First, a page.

“Do you hear the people sing lost in the valley of the night? It is the music of a people who are climbing to the light.” – Claude-Michel Schonberg, Les Miserables

The finale to the musical Les Misérables takes Victor Hugo’s story of the conditions that led to the French Revolution and turns it to focus on the power of hope. I’ve always been struck by the parallels in this song and what occurs at Catholic Charities when people find some relief in their crises.

Throughout this newsletter, we’ve referenced moving from darkness to light. Many of our clients feel this fear and darkness and speak of reeling from blows that seem to come out of nowhere.

Scripture refers to us all as “children of the light” and “a people of hope.” Schonberg’s lyrics reflect this same spark of hope. “Do you hear the people sing?” he asks. You see, people are resilient. With a little help and encouragement, they find inner strength. Schonberg knows we sing when we are happy, but we also sing when we are resolved and determined.

Our clients don’t come looking for someone else to solve all their problems. They look for guidance and support as they find their own way. That ex-offender is determined to not return to prison. The woman fleeing domestic violence is determined to break the cycle of abuse for her family. The jobseeker, who doesn’t know where to start, is determined to find the words and actions that will land that first job – and keep it.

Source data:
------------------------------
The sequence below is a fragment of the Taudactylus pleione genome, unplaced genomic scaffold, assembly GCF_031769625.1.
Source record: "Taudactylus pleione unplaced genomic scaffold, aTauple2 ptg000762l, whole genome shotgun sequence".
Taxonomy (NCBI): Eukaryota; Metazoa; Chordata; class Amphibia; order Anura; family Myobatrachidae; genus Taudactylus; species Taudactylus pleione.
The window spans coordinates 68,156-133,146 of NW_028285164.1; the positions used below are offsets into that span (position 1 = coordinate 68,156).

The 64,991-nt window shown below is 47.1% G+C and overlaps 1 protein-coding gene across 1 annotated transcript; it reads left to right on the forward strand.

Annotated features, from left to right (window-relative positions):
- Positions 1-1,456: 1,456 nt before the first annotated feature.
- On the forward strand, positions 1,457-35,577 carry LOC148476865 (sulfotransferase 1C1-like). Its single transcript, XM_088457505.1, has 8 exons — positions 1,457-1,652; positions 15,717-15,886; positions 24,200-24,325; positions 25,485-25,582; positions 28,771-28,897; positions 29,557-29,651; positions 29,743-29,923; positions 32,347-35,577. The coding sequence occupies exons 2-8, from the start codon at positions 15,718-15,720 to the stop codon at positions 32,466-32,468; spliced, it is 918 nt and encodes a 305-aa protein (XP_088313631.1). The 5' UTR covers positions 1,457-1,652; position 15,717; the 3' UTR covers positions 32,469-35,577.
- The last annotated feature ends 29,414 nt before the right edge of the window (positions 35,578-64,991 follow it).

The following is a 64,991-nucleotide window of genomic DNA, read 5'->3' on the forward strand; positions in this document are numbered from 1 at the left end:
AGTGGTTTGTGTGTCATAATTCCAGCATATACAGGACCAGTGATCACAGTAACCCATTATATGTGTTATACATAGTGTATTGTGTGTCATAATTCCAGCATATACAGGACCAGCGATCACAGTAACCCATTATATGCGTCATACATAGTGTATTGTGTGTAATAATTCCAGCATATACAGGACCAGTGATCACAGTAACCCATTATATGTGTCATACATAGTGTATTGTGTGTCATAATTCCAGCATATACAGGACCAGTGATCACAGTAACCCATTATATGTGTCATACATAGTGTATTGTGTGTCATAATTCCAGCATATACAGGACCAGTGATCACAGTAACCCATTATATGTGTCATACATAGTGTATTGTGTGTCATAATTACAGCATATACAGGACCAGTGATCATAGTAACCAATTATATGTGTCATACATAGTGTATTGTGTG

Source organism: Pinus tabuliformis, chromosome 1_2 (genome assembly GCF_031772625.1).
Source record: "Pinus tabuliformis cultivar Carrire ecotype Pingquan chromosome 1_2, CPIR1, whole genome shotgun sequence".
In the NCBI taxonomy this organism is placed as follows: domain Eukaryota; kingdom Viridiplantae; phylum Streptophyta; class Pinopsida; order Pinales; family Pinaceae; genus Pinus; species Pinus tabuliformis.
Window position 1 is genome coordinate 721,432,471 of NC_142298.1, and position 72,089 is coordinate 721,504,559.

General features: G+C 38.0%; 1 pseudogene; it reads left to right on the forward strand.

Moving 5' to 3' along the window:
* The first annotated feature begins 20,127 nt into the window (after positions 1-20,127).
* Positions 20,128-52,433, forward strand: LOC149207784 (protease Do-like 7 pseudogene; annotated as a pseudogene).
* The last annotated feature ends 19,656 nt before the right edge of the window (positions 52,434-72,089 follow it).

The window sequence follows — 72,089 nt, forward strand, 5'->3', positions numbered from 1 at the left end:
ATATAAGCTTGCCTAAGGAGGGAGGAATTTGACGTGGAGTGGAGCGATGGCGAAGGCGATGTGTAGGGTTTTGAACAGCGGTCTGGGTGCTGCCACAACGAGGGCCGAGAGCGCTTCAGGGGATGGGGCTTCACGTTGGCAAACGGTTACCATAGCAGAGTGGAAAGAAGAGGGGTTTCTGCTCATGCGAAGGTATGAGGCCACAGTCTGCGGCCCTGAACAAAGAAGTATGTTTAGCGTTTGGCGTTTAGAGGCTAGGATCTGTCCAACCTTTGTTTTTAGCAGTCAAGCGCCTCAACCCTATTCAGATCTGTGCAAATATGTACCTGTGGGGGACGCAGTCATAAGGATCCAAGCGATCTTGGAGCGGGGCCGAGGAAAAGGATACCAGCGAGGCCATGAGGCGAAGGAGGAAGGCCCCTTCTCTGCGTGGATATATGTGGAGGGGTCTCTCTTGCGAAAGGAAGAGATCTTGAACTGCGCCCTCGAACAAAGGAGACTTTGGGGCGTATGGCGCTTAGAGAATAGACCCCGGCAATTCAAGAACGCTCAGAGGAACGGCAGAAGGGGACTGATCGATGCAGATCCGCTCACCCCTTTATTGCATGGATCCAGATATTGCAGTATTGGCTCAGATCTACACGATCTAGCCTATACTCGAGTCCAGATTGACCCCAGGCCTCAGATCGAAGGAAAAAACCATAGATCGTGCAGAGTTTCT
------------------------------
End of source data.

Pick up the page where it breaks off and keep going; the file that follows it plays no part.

Our clients are internally singing “the music of a people who are climbing to the light.”

The remarkable staff at Catholic Charities knows this isn’t our song to sing. Rather, it’s our task to fan the spark of hope that makes the song possible inside the people who come to us. It’s THEIR strength, THEIR resilience, and THEIR determination that changes the course of their lives. We are just the fortunate companions on their journey to self-sufficiency.

Schonberg’s lyrics go on to call us to be part of the solution:

Will you join in our crusade?
Who will be strong, and stand with me? Somewhere beyond the barricade,
is there a world you long to see?

He points out that we have the ability to help make the world a better place for everyone. It may seem like a slow, incremental change, but for the families who climb out of poverty, life is dramatically different. No more worries about where their next meal will come from. No more anxiety as the first of the month approaches and rent becomes due. Their life is better because of you and your support of Catholic Charities.

Better lives, secure and thriving families, lives lived in the light of dignity and self-reliance – this is the world we long to see. Together, we can make it a reality for one family at a time.

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